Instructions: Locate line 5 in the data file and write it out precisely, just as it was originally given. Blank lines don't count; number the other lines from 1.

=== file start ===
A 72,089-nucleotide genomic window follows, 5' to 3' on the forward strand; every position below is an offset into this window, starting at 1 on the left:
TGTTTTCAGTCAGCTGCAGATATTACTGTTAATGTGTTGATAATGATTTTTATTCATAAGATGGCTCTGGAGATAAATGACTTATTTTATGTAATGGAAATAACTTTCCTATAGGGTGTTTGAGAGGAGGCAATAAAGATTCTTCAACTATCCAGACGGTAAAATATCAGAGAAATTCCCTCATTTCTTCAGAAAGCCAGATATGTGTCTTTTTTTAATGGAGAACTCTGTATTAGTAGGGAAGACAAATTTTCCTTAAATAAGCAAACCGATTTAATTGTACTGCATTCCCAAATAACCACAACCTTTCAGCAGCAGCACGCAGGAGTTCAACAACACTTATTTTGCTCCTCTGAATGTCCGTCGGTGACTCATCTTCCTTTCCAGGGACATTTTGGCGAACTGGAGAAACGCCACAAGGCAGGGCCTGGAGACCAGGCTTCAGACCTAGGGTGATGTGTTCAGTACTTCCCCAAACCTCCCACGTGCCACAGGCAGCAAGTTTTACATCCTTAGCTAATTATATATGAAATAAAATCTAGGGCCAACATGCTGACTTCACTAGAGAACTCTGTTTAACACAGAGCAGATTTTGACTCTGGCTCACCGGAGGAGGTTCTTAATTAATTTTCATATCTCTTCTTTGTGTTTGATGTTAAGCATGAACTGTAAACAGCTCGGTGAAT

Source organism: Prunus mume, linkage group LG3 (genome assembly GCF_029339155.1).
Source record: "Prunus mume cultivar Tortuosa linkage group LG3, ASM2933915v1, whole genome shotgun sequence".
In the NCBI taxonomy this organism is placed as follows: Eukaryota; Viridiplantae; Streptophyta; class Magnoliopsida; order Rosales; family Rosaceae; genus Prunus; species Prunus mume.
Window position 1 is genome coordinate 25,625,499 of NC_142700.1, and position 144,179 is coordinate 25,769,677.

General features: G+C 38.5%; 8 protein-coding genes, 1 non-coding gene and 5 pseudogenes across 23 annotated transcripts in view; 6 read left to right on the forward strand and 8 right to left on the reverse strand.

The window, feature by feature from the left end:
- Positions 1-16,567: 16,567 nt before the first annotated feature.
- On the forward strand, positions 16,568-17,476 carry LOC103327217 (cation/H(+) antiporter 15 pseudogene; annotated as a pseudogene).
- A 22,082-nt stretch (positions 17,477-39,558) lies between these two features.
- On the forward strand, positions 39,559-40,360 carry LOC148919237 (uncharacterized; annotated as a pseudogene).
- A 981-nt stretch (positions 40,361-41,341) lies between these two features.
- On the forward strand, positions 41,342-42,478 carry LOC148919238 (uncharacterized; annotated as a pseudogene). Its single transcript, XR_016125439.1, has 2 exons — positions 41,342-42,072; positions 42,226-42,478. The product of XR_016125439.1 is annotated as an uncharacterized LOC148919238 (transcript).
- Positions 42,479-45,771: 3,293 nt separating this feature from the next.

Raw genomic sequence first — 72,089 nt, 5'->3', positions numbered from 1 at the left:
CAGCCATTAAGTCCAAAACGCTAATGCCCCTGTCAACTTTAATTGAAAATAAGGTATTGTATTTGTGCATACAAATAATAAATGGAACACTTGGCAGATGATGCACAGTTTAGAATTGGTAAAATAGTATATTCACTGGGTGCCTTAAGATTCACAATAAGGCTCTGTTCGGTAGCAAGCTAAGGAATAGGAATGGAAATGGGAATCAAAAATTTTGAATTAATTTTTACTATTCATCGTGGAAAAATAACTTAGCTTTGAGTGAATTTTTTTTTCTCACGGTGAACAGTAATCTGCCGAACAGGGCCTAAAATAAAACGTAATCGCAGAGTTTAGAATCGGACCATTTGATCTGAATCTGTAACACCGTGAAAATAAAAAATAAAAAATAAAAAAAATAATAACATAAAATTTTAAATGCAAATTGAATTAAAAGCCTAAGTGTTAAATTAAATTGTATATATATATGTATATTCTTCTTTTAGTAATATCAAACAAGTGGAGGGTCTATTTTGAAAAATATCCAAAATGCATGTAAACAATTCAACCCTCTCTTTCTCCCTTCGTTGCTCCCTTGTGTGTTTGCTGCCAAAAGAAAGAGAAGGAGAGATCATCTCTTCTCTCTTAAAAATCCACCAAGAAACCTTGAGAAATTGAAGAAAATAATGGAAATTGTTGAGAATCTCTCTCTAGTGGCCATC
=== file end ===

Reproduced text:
In the NCBI taxonomy this organism is placed as follows: Eukaryota; Viridiplantae; Streptophyta; class Magnoliopsida; order Rosales; family Rosaceae; genus Prunus; species Prunus mume.